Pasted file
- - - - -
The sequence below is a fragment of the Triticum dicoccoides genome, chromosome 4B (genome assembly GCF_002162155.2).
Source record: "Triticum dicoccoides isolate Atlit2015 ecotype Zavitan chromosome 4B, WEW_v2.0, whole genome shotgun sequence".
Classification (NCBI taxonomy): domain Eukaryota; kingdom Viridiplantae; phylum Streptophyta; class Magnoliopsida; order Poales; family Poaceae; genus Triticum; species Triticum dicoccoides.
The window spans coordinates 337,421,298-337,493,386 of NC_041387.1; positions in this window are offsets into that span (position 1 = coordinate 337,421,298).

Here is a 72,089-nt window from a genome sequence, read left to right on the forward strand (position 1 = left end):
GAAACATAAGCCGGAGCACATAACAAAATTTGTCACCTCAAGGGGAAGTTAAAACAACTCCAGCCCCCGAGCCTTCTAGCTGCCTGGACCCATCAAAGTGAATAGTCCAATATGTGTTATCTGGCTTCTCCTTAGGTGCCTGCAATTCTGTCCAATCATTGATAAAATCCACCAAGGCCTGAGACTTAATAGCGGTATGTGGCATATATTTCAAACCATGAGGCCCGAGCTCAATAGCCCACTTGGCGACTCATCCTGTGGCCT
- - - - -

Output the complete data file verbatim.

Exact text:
The sequence below is a fragment of the Triticum dicoccoides genome, chromosome 4B (genome assembly GCF_002162155.2).
Source record: "Triticum dicoccoides isolate Atlit2015 ecotype Zavitan chromosome 4B, WEW_v2.0, whole genome shotgun sequence".
Classification (NCBI taxonomy): domain Eukaryota; kingdom Viridiplantae; phylum Streptophyta; class Magnoliopsida; order Poales; family Poaceae; genus Triticum; species Triticum dicoccoides.
The window spans coordinates 337,421,298-337,493,386 of NC_041387.1; positions in this window are offsets into that span (position 1 = coordinate 337,421,298).

Here is a 72,089-nt window from a genome sequence, read left to right on the forward strand (position 1 = left end):
GAAACATAAGCCGGAGCACATAACAAAATTTGTCACCTCAAGGGGAAGTTAAAACAACTCCAGCCCCCGAGCCTTCTAGCTGCCTGGACCCATCAAAGTGAATAGTCCAATATGTGTTATCTGGCTTCTCCTTAGGTGCCTGCAATTCTGTCCAATCATTGATAAAATCCACCAAGGCCTGAGACTTAATAGCGGTATGTGGCATATATTTCAAACCATGAGGCCCGAGCTCAATAGCCCACTTGGCGACTCATCCTGTGGCCT